Suspect’s Suicide Is Latest Twist in Bizarre Murder
SACRAMENTO -- For six months she had somehow lived with it.
Authorities say Laren Renee Sims killed her husband in September, poisoning his water bottle with a horse tranquilizer. She stowed the body in a garage freezer, then liquidated his worldly possessions, they say. He was buried in a farm field. Sims fled across the country in a red Jaguar. Within weeks, the local sheriff was branding her a “black widow.”
When the law caught up with Sims and she found herself behind bars, there still was a way out. Over the weekend, she hanged herself in a Florida jail cell with a rope authorities say she fashioned from her bedsheets.
Sims’ death leaves detectives and prosecutors in San Joaquin County, where the body of attorney Larry McNabney was discovered in February, puzzling over countless questions.
And authorities are left with a case that is very much alive. On Wednesday, Sarah Dutra, a 21-year-old Cal State Sacramento art student, faces arraignment on charges that she helped Sims plan the killing of McNabney to share in the spoils of his estate and law practice. If convicted of McNabney’s murder, she could face the death penalty.
Sims, who went by the name of Elissa McNabney during her life as the attorney’s wife, was Dutra’s chief accuser. In a three-page statement she gave after her arrest in the resort town of Destin in the Florida Panhandle, Sims said Dutra helped plan and carry out the crime, all for financial gain.
Her handwritten statement alleged that Dutra took part in the poisoning, then helped transport McNabney, still semiconscious, to Yosemite National Park, where the two planned to bury him, police said.
Sims said in the statement that she could not go through with the burial while McNabney was still alive, so they took him home, where he died the next day.
She offered no motive.
“As human beings we struggle to understand why someone would do this,” said Thomas Testa, a San Joaquin County deputy district attorney. Authorities now may never find answers to several key questions, he said, the biggest one being the motive for the slaying.
Was it the money? Sims purportedly fled after squeezing as much as $500,000 out of McNabney’s business and savings. Or was it, Testa wondered, that the woman who spent her 20s jumping from alias to alias, petty crime to petty crime, may simply have embodied “pure evil?”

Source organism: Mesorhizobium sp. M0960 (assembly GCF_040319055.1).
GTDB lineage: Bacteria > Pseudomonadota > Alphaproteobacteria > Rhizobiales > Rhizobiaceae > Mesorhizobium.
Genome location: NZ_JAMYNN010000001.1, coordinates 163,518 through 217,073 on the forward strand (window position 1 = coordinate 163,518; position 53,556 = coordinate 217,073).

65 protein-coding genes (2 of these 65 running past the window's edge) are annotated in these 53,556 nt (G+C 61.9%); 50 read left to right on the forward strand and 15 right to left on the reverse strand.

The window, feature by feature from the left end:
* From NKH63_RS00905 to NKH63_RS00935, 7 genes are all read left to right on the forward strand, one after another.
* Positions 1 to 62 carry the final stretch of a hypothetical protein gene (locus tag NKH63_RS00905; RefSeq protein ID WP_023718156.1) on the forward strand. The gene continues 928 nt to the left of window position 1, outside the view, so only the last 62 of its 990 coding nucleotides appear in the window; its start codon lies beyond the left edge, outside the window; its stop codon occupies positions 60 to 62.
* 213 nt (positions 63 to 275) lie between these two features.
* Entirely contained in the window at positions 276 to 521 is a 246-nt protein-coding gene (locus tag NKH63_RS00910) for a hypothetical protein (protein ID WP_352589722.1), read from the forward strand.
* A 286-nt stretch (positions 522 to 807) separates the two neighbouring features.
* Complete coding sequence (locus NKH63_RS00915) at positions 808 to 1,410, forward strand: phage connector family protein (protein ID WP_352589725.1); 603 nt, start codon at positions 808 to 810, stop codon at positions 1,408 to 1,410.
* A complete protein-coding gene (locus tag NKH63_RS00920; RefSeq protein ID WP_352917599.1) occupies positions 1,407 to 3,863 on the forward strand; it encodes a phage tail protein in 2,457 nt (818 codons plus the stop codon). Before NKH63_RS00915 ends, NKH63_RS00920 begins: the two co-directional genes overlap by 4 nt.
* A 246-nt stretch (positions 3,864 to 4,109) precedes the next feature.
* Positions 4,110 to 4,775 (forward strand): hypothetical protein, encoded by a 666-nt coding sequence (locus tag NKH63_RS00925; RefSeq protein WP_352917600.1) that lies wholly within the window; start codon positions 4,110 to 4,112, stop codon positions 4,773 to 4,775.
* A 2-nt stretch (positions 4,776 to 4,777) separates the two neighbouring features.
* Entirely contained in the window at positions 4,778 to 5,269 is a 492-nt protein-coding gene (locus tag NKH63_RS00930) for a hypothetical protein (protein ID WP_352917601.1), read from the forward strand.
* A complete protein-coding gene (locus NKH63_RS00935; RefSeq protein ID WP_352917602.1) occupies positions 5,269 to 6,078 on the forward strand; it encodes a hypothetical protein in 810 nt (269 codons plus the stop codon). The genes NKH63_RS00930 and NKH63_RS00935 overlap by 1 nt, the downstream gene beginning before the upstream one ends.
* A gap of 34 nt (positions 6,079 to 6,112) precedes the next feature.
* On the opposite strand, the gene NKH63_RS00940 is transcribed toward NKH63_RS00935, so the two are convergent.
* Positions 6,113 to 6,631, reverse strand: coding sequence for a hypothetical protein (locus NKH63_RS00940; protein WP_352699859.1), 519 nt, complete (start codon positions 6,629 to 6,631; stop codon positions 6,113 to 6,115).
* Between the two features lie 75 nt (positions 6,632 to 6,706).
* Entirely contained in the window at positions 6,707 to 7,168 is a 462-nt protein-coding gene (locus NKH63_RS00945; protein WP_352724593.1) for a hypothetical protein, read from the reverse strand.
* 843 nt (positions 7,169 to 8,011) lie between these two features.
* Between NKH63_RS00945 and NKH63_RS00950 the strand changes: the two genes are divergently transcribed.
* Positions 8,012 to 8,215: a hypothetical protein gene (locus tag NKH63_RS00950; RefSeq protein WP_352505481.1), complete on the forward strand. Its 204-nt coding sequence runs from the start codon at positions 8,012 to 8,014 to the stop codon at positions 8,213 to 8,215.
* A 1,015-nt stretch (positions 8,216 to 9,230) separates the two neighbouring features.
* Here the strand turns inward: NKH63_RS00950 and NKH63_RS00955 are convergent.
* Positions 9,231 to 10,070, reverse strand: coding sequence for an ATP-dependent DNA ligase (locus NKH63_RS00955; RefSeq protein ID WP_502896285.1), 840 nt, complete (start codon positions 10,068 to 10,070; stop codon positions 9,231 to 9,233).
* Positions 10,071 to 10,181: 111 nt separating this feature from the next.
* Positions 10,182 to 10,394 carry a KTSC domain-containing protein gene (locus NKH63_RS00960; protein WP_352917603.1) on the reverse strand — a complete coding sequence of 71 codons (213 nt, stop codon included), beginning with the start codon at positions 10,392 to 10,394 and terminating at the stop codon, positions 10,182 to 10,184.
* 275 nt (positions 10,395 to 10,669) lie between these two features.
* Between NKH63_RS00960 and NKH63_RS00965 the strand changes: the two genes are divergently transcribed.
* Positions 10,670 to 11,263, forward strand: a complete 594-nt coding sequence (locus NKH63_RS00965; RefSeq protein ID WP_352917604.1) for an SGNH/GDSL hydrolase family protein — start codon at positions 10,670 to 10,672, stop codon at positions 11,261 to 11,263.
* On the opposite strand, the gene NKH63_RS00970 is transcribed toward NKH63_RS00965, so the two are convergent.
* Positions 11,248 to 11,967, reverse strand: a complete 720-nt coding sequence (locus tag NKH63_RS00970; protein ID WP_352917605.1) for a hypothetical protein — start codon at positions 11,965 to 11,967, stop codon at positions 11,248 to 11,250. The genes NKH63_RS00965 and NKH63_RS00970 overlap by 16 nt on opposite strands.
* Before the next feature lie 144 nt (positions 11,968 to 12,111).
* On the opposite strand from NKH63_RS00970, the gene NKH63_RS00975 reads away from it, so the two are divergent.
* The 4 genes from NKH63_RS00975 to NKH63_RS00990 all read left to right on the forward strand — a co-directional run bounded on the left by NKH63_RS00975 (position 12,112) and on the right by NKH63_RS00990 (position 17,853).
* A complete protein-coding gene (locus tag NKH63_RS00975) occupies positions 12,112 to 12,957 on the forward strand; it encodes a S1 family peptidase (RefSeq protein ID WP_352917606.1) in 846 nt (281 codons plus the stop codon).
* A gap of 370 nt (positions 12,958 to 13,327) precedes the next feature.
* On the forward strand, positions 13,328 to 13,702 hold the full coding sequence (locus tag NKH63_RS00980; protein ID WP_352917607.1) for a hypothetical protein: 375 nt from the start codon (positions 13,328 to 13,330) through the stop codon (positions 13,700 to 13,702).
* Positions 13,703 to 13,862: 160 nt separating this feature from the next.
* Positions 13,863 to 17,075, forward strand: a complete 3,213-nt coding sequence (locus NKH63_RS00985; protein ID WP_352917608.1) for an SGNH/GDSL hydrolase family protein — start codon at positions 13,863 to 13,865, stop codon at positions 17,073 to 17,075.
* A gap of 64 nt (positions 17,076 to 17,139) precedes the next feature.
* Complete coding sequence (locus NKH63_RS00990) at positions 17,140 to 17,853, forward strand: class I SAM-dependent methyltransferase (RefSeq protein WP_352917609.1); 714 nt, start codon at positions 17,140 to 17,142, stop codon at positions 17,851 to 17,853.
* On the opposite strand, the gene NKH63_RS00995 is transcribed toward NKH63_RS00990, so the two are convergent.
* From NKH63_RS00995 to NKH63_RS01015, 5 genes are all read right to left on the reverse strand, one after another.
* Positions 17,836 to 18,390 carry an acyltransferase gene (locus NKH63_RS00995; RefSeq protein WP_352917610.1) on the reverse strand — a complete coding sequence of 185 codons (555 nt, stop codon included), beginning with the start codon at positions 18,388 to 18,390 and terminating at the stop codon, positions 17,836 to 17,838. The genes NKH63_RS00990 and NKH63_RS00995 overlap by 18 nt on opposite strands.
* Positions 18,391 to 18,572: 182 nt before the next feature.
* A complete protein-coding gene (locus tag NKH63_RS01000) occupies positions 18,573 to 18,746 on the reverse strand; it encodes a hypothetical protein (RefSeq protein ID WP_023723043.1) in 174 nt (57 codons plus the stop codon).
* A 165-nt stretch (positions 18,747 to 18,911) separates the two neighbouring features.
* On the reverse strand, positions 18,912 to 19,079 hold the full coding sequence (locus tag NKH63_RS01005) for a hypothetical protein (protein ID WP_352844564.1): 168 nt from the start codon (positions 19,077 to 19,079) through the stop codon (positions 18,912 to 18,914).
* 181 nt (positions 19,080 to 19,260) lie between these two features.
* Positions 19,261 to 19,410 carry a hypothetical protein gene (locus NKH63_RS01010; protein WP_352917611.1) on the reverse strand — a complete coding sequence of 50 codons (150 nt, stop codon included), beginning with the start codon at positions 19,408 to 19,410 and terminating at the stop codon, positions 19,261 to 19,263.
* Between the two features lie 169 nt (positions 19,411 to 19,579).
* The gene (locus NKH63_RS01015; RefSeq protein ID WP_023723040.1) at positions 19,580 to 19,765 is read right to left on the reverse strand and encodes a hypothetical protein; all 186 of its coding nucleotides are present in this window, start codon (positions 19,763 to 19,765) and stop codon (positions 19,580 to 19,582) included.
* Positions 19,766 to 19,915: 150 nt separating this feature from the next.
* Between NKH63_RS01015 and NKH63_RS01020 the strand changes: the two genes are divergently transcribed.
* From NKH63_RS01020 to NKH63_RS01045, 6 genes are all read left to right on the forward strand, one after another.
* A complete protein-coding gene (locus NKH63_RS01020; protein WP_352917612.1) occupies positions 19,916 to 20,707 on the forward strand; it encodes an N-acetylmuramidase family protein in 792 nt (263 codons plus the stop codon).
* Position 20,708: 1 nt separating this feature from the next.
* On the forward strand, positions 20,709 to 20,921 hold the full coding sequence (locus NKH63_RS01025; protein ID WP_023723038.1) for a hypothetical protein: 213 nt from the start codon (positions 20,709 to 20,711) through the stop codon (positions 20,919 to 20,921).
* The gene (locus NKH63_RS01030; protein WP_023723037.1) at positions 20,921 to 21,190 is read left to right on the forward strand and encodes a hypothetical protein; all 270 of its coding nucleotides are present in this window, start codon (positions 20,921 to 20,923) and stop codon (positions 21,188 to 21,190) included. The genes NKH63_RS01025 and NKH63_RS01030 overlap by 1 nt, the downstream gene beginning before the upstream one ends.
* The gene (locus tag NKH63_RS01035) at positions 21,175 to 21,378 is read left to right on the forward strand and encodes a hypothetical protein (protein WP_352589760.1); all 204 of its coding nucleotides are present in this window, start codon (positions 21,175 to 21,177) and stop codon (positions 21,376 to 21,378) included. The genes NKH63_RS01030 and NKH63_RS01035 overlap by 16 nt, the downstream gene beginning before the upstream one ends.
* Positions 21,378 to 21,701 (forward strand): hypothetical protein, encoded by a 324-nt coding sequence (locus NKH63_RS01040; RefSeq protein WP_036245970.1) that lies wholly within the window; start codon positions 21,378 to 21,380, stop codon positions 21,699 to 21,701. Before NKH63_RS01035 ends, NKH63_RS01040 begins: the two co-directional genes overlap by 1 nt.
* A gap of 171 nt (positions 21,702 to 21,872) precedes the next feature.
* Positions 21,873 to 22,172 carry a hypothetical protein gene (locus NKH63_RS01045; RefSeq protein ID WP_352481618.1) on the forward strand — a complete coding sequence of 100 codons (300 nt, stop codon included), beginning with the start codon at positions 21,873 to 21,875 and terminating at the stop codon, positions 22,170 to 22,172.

After McNabney’s slaying, he said, Sims at one point stuffed her husband’s body into the trunk of her car and drove to Las Vegas to gamble and party while hunting for some place to bury him.
In the signed confession, Sims said she was alone when she buried McNabney in a vineyard. But she said Dutra--for two years a secretary at the law firm--helped her plan the murder while the trio attended a horse show Sept. 10 in Los Angeles County. Though the college student, a gifted art major and former senior class president in high school, was not the brains behind the slaying, prosecutors said, she was a willing participant.
Authorities say Dutra made incriminating statements to investigators before her arrest.
Even if Sims were still alive, Testa said her written confession could not be used in court against Dutra. By law, he said, one criminal defendant cannot be called by prosecutors to testify against another. But the case against Dutra remains solid, he said.
Dutra’s attorney, Kevin Clymo of Sacramento, did not return phone calls Monday.
Prosecutors contend that Dutra was willingly led into the slaying by Sims. Dutra, they say, was in awe of Sims and relished the prospect of a high life on McNabney’s money.
During Dutra’s tenure at the law firm, she and Sims became friends, going on shopping sprees and wearing matching outfits.
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